HAVANA TIMES — Without the past, there’s neither present nor future. That is why it is important to know where our nations come from, the history of our peoples and families.
The foundations of a nation’s customs, culture and traditions are to be found in its history. Latin Americans shoulder the burden of centuries of exploitation – first under Spanish, Portuguese, English and even French yoke, later before the power of the north, which wrapped its claws around most of our countries.
We owe US governments unpayable debts that forced us to hand over land, industry, material resources, everything. We also owe them thousands of kidnapped and murdered children, massacred during the dictatorships they helped come to power.
No one should forget this sad past of exploitation, murder and terror, nor the humiliation we were subjected to, much less the sacrifices of our heroes and martyrs, but not in order to suffer this history at every moment, but to prevent it from ever repeating itself.
This is why I believe it misguided to constantly remind people how much the United States made our country suffer for nearly 60 years.
No one in Cuba will forget the Bay of Pigs Invasion, or the bombing of the Cuban airliner in Barbados, nor the children who died of hemorrhagic dengue introduced into the country, the sugar plantations burned to the ground, the bombs placed in hotels, the stolen ships, the hundreds of civilians killed in terrorist actions, the Guantanamo Naval Base, anything that has deprived a mother of her child or orphaned that child, nothing that has affected our economy and our lives in general.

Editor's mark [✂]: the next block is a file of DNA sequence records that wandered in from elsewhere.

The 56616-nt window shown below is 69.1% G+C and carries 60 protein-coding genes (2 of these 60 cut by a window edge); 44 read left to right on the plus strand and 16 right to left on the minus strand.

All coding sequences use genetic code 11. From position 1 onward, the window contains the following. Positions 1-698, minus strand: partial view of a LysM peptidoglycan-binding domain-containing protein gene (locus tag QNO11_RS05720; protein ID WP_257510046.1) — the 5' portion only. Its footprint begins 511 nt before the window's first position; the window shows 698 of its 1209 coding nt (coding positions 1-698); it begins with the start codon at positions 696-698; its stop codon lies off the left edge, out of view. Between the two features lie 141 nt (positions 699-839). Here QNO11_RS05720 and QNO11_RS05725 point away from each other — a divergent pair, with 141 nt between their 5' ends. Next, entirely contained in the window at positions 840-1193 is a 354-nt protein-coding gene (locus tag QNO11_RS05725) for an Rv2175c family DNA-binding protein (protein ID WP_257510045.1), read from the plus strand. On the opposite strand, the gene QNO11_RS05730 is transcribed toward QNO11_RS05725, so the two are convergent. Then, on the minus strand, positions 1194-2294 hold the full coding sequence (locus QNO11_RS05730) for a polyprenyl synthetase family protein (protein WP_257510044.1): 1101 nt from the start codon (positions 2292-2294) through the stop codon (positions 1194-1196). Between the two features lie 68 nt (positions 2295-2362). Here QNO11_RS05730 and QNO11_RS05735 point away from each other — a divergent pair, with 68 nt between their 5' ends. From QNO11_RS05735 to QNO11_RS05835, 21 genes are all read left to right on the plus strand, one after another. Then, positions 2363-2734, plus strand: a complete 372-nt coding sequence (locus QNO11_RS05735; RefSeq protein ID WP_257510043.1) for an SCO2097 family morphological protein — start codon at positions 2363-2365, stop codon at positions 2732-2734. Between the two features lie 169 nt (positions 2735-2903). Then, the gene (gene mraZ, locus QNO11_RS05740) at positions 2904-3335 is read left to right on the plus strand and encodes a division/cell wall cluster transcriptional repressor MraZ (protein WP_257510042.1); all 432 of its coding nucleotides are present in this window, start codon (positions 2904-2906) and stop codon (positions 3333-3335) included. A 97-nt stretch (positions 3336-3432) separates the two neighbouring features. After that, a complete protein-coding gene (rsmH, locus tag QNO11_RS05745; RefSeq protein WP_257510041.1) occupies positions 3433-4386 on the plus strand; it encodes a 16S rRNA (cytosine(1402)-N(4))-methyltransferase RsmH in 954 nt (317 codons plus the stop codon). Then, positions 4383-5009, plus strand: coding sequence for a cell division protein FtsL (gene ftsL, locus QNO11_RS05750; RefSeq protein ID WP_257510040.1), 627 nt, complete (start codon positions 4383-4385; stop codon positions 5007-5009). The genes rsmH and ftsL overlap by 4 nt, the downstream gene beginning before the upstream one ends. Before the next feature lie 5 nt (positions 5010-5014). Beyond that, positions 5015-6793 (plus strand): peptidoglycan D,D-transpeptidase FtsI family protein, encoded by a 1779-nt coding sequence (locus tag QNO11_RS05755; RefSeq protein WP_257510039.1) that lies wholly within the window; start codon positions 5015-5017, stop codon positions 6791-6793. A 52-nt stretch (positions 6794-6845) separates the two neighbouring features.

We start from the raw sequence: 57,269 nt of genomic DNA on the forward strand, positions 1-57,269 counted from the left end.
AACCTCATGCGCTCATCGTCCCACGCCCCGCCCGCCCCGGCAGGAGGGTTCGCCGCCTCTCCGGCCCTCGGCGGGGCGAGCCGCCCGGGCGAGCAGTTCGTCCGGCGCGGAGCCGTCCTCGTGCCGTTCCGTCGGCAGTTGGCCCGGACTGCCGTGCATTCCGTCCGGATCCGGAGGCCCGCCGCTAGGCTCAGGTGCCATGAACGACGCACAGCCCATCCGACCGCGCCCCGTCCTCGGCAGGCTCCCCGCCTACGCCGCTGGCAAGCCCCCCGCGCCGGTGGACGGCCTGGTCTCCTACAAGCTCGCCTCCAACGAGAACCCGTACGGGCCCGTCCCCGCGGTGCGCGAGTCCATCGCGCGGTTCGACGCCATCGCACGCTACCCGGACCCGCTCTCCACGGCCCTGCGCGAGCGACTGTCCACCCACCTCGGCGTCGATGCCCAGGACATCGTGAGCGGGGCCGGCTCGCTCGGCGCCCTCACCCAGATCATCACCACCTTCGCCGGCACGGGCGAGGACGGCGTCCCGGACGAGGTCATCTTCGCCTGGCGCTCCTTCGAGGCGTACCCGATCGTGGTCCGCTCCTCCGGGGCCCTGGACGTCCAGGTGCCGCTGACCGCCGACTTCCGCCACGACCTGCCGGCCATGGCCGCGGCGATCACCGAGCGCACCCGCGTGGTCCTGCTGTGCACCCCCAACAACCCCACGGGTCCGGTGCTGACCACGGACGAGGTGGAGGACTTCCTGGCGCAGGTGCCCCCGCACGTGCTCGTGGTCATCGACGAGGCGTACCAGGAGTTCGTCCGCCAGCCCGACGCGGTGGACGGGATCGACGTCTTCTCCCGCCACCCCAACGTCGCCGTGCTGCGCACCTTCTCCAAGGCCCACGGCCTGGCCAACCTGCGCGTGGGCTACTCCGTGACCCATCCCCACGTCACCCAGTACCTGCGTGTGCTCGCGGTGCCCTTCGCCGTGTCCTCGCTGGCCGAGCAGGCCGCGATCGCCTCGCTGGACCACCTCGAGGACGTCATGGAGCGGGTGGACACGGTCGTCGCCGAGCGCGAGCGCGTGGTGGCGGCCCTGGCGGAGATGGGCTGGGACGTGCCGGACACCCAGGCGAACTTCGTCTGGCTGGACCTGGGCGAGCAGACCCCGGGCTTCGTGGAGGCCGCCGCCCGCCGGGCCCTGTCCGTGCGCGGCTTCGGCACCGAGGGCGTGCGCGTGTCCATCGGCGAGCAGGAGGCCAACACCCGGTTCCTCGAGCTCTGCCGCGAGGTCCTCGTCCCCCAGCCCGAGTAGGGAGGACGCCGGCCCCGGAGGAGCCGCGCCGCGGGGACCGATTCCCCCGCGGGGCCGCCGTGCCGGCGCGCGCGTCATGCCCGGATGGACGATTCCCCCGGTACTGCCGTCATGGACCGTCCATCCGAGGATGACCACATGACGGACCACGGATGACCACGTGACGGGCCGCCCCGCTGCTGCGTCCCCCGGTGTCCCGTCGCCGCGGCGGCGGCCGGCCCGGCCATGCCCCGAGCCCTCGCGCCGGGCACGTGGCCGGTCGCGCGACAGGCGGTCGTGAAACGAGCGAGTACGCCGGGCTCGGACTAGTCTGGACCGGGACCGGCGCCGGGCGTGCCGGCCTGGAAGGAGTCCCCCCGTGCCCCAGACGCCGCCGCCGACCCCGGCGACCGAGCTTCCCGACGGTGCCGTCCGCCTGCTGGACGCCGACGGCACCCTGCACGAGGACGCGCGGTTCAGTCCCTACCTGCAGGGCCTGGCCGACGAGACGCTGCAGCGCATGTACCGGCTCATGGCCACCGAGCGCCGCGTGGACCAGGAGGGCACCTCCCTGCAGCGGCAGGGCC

But we cannot become fenced in by a past that gnaws away at us, that destroys us and leaves us only with contempt.
It is a time of reconciliation, of understanding, a time to shake hands, to acknowledge our mistakes and to move forward.
Perhaps the US government will never be Cuba’s friend, but that shouldn’t worry people. It suffices for the people of the United States to be our friend, and they have shown this for a long time and in different ways (as the Pastors for Peace group demonstrates), and for them not to meddle in our affairs.
It’s clear Obama’s new posture towards our country doesn’t stem from a change in interests or anything of the sort. The aim of the US president and his administration continues to be the same, but the methods he now chooses to use aren’t bad for our impoverished economy.
It is up to us, and no one else, to make this rapprochement the US government has set in motion, and our government cautiously monitors, the source of impetus for our stagnant country, a boomerang that will activate the transition longed for in Miami and which, apparently, most of us Cubans still don’t want.